FairVote Files Brief in SCOTUS Case Challenging N.J. Closed Primaries

Created: 12 August, 2015
Updated: 16 October, 2022
3 min read

FairVote and The Center for Competitive Democracy (The Center) have filed an amici curiae brief with the Supreme Court in a case that challenges the constitutionality of New Jersey's closed primary system.

A coalition of 7 individual plaintiffs and nonpartisan organizations, including the Independent Voter Project (a co-publisher of IVN.us), filed a petition for Writ of Certiorari with the U.S. Supreme Court in July, arguing that the current election system in New Jersey gives the Republican and Democratic parties and their members a decided advantage in state elections at the expense of individual voters, including the 47 percent who have chosen not to affiliate with either major political party.

However, the case was dismissed by the Third Circuit and a lower district court, which held that only Republican and Democratic voters have a fundamental right to vote in primary elections, even when those elections are an integral stage of the state's election process.

Petitioners argue that fundamental rights, like the right to vote, may only be conditioned on public citizenship, not membership with a private political party. FairVote and The Center recognize this principle of fundamental rights in their brief:

"Petitioners assert that the right to vote requires states to utilize a process that treats all candidates and voters equally, irrespective of their membership in a major political party, to grant access to the general election ballot," the brief says.

"Recognizing that individual voters’ rights and political parties’ associational rights must be balanced, Petitioners assert that the state may not fund and administer a public election process that fails to protect the voters’ right to cast a meaningful vote in the election of their representatives. Petitioners do not attempt to dictate how primary elections should be conducted. Rather they merely challenge whether states can grant special privileges to political parties that infringe the right of independent voters to participate in meaningful elections."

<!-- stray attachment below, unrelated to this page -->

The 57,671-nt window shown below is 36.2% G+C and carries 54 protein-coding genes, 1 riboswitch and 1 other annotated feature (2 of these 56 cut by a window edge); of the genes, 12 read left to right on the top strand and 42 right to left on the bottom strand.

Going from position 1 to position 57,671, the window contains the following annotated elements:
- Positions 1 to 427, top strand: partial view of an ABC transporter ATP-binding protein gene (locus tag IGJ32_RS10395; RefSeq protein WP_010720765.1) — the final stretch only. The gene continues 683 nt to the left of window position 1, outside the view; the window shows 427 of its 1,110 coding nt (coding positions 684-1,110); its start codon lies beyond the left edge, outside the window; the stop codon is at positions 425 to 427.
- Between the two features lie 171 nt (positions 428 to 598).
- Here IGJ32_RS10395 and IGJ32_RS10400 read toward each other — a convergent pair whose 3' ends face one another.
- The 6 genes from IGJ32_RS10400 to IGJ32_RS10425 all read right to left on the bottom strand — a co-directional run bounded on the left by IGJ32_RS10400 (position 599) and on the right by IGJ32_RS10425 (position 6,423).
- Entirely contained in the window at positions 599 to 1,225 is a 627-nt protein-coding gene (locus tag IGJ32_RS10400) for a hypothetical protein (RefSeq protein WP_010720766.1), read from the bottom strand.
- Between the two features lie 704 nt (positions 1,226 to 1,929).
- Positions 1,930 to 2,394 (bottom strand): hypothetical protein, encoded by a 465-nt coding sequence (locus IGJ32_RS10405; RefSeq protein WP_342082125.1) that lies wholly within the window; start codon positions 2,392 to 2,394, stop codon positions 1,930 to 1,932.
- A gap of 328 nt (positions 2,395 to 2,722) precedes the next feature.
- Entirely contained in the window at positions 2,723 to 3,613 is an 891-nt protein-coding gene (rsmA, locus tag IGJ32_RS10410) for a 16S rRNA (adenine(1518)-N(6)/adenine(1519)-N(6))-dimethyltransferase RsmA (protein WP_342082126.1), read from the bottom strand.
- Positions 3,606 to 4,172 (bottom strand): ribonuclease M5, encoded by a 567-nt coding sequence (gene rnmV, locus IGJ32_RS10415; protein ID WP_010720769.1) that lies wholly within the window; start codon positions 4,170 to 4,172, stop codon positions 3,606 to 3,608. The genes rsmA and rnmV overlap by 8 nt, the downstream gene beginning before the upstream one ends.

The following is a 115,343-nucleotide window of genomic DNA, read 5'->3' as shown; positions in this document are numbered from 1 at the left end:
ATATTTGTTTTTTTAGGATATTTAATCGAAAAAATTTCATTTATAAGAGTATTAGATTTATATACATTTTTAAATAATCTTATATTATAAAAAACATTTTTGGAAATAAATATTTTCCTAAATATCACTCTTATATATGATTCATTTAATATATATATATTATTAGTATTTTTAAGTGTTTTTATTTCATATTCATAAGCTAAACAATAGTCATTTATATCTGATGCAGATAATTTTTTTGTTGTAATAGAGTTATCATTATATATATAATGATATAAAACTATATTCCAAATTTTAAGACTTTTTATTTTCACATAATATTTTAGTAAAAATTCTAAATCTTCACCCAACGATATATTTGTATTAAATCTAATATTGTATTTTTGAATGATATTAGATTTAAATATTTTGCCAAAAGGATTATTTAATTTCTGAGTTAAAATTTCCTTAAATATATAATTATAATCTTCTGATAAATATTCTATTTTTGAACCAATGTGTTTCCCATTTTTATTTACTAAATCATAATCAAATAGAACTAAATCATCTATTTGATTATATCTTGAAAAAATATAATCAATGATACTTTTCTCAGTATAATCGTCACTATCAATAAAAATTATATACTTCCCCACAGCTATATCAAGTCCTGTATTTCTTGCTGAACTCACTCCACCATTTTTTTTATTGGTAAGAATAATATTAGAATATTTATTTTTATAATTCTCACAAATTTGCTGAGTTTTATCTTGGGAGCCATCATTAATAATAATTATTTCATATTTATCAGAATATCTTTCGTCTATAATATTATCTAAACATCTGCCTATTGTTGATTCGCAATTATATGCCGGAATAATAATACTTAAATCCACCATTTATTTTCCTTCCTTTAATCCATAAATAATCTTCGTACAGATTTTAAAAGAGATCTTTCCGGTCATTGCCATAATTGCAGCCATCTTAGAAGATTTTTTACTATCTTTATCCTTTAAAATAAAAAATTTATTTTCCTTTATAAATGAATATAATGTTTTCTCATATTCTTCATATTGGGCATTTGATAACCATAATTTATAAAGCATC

While FairVote and The Center acknowledge that petitioners are not trying to force a particular election model on New Jersey, they offer a number of alternative systems that they believe balance the individual's fundamental right to have meaningful and equal participation in the voting process and protect the associational rights of political parties.

These possible reforms include:

  • Eliminating primaries altogether and having all qualified candidates run in the November election (using Louisiana as an example);
  • Firehouse primaries, where political parties hold private nominating proceedings at their own expense.
  • A Top-Two or Top-Four system, where the top two or top four vote-getters move on to the general election. FairVote and The Center propose adding ranked-choice voting in the general election under a "Top-Four" system as a viable option.
  • The All-Independent Primary, which simply adds a publicly-funded primary election for voters not registered with a political party.

"Although the Petitioner requests only that the current New Jersey primary election system be enjoined—thus allowing the state an opportunity to develop the compliant candidate selection system it deems most appropriate—each option discussed in this brief, and potentially many others, would address Petitioners’ concerns while also preserving the associational rights of political parties," the brief states.

Backed by legal precedent, FairVote and The Center conclude that the petitioners' "legal theory is not foreclosed by cases guaranteeing the rights of political parties" to hold their own nomination proceedings, and if the high court agrees to hear the petitioners' case, it should understand the remedy offered by the alternative election systems discussed in the brief.

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Read the full brief:

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